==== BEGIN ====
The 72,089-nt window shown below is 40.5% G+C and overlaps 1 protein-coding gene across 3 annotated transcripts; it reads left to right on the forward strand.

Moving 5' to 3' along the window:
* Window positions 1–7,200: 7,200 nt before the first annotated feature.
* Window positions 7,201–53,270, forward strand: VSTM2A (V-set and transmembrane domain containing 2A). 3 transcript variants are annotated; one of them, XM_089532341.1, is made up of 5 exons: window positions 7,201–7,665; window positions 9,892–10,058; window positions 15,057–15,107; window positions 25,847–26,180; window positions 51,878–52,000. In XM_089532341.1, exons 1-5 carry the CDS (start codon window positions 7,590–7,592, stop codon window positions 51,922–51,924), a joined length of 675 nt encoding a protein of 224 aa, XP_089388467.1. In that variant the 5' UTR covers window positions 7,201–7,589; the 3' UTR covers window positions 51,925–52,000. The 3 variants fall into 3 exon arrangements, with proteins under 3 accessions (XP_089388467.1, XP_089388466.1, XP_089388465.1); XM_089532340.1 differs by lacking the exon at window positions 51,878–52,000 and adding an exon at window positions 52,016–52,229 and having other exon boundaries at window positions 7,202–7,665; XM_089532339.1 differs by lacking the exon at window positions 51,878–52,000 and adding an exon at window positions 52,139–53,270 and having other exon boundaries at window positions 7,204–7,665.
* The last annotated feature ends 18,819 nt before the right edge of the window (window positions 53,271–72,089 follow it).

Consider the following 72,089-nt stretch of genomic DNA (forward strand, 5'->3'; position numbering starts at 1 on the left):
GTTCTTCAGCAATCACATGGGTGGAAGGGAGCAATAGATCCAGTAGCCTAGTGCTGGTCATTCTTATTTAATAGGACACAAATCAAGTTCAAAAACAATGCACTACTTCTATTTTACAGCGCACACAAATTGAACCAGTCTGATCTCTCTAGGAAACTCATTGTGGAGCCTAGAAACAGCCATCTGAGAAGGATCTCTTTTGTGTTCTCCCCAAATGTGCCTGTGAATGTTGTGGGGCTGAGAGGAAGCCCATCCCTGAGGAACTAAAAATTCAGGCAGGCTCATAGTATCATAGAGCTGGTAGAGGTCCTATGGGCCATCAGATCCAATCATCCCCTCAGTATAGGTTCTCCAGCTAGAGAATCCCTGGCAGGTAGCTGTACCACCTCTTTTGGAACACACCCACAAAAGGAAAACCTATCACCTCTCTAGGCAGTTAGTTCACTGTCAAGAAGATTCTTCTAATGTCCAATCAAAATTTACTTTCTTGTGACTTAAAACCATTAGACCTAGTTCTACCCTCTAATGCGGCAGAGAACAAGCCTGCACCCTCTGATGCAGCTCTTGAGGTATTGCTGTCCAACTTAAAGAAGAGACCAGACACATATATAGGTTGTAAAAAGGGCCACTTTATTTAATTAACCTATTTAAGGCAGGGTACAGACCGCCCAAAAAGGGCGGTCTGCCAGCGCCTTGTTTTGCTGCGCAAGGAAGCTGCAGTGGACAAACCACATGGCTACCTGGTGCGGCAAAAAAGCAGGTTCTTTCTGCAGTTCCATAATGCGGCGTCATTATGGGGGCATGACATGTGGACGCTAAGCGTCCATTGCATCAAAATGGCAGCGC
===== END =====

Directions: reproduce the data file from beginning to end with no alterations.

The 72,089-nt window shown below is 40.5% G+C and overlaps 1 protein-coding gene across 3 annotated transcripts; it reads left to right on the forward strand.

Moving 5' to 3' along the window:
* Window positions 1–7,200: 7,200 nt before the first annotated feature.
* Window positions 7,201–53,270, forward strand: VSTM2A (V-set and transmembrane domain containing 2A). 3 transcript variants are annotated; one of them, XM_089532341.1, is made up of 5 exons: window positions 7,201–7,665; window positions 9,892–10,058; window positions 15,057–15,107; window positions 25,847–26,180; window positions 51,878–52,000. In XM_089532341.1, exons 1-5 carry the CDS (start codon window positions 7,590–7,592, stop codon window positions 51,922–51,924), a joined length of 675 nt encoding a protein of 224 aa, XP_089388467.1. In that variant the 5' UTR covers window positions 7,201–7,589; the 3' UTR covers window positions 51,925–52,000. The 3 variants fall into 3 exon arrangements, with proteins under 3 accessions (XP_089388467.1, XP_089388466.1, XP_089388465.1); XM_089532340.1 differs by lacking the exon at window positions 51,878–52,000 and adding an exon at window positions 52,016–52,229 and having other exon boundaries at window positions 7,202–7,665; XM_089532339.1 differs by lacking the exon at window positions 51,878–52,000 and adding an exon at window positions 52,139–53,270 and having other exon boundaries at window positions 7,204–7,665.
* The last annotated feature ends 18,819 nt before the right edge of the window (window positions 53,271–72,089 follow it).

Consider the following 72,089-nt stretch of genomic DNA (forward strand, 5'->3'; position numbering starts at 1 on the left):
GTTCTTCAGCAATCACATGGGTGGAAGGGAGCAATAGATCCAGTAGCCTAGTGCTGGTCATTCTTATTTAATAGGACACAAATCAAGTTCAAAAACAATGCACTACTTCTATTTTACAGCGCACACAAATTGAACCAGTCTGATCTCTCTAGGAAACTCATTGTGGAGCCTAGAAACAGCCATCTGAGAAGGATCTCTTTTGTGTTCTCCCCAAATGTGCCTGTGAATGTTGTGGGGCTGAGAGGAAGCCCATCCCTGAGGAACTAAAAATTCAGGCAGGCTCATAGTATCATAGAGCTGGTAGAGGTCCTATGGGCCATCAGATCCAATCATCCCCTCAGTATAGGTTCTCCAGCTAGAGAATCCCTGGCAGGTAGCTGTACCACCTCTTTTGGAACACACCCACAAAAGGAAAACCTATCACCTCTCTAGGCAGTTAGTTCACTGTCAAGAAGATTCTTCTAATGTCCAATCAAAATTTACTTTCTTGTGACTTAAAACCATTAGACCTAGTTCTACCCTCTAATGCGGCAGAGAACAAGCCTGCACCCTCTGATGCAGCTCTTGAGGTATTGCTGTCCAACTTAAAGAAGAGACCAGACACATATATAGGTTGTAAAAAGGGCCACTTTATTTAATTAACCTATTTAAGGCAGGGTACAGACCGCCCAAAAAGGGCGGTCTGCCAGCGCCTTGTTTTGCTGCGCAAGGAAGCTGCAGTGGACAAACCACATGGCTACCTGGTGCGGCAAAAAAGCAGGTTCTTTCTGCAGTTCCATAATGCGGCGTCATTATGGGGGCATGACATGTGGACGCTAAGCGTCCATTGCATCAAAATGGCAGCGC